Following the introduction of the first laparoscopic liver resection, after ∼25 years, a critical reappraisal seems to be warranted. Liver resection represents the first choice for curing early hepatocellular carcinoma (HCC) allowing a curative chance also in selected patients with intermediate stage tumors. The criteria for liver resectability by laparoscopy remains the same for open surgery, which is oncological criteria (absence of extrahepatic tumor location; completely resectable R0 resection), anatomic (resectability of involved segment with its own blood surely and biliary drainage; absence of vascular invasion of portal or hepatic veins) and technical (possibility to leave in place a residual volume ≥40%). Anatomic resections being more challenging than wedged resections, were initially performed mainly for lesions located in the left liver (segments 2, 3, and 4) and segments 5 and 6 of the right liver (anterior and lateral hepatic segments). Left lateral segmentectomy seemed most suited for laparoscopic resection because of the thinness of the liver, the possibility of resection without hilar dissection, ease of stapling the left hepatic vein and portal pedicles of segment II and III by mechanical stapling. Conversely, right hepatectomy seemed most difficult and technically challenging to perform. The analysis of literature confirms that minor liver resections for HCC can be safely conducted also in cirrhotic patients and that laparoscopy, when feasible, should be the approach of first choice. As mentioned, there have been several studies that compared the long-term outcomes of laparoscopic hepatectomy (LH) versus open hepatectomy for HCC, even in cirrhotic patients, showing that laparoscopy does not seem to have any impact on the risk of postoperative HCC recurrence. However, further studies seem to be required, especially for long-term oncological results and for major hepatectomy, before LH become a common alternative to open liver surgery. The practice of performing LH (major) is challenging, due to the significant complexity of these interventions. © 2017 Wolters Kluwer Health, Inc. All rights reserved.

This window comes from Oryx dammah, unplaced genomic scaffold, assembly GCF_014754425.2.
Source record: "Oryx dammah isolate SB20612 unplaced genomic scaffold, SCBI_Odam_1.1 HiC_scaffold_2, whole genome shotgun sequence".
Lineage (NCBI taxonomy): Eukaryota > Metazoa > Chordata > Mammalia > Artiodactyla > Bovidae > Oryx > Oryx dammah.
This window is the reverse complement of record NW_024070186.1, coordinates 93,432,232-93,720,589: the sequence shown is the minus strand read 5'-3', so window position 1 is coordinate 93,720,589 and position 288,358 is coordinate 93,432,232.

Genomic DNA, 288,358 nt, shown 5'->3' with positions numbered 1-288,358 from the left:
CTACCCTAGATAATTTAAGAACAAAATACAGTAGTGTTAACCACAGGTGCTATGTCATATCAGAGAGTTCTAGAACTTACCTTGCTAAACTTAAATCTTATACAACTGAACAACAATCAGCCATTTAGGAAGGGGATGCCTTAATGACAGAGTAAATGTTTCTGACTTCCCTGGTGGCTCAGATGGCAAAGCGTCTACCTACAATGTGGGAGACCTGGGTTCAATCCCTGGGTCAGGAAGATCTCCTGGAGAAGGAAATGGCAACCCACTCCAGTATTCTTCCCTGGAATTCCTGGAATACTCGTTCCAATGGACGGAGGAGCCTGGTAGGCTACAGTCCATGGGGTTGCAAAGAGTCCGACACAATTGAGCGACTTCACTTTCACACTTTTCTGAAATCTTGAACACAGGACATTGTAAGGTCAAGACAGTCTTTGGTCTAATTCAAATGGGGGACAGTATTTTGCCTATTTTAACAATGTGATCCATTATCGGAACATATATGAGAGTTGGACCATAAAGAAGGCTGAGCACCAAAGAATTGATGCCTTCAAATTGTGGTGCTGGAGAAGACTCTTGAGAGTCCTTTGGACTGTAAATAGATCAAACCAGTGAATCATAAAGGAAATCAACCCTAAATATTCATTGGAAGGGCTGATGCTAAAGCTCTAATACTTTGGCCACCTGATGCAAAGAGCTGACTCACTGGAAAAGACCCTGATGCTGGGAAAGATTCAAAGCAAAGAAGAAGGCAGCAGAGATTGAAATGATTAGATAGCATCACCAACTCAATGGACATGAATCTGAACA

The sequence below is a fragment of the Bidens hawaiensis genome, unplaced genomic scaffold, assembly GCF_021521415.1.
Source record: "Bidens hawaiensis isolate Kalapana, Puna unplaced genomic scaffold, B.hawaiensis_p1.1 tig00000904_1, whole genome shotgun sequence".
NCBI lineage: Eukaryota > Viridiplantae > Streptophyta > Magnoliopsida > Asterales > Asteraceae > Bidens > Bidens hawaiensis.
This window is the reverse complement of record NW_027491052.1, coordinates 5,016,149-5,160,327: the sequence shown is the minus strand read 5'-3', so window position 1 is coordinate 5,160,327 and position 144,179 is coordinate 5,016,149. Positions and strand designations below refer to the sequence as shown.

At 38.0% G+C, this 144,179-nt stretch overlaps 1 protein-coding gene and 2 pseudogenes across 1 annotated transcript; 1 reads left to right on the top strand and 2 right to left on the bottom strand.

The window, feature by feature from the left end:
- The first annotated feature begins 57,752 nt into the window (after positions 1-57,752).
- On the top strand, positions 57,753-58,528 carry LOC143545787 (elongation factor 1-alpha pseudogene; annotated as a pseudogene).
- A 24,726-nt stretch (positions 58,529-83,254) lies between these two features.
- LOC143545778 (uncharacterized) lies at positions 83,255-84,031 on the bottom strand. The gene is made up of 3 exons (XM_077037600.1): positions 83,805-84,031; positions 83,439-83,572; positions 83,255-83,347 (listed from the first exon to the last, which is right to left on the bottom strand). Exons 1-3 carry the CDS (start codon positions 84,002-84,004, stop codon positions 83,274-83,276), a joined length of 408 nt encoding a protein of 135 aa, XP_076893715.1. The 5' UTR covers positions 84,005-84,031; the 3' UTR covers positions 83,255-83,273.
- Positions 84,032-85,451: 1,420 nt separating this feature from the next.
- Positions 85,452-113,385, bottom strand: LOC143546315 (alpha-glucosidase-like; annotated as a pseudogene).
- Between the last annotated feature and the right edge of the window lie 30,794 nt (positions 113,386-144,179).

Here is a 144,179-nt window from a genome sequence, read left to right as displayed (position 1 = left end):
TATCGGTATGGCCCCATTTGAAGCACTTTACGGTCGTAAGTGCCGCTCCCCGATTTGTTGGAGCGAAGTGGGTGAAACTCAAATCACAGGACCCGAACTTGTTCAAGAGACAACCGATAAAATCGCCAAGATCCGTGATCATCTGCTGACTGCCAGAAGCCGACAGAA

|Number of pages||3|
|Journal||Surgical Laparoscopy, Endoscopy and Percutaneous Techniques|
|Publication status||Published - 2017|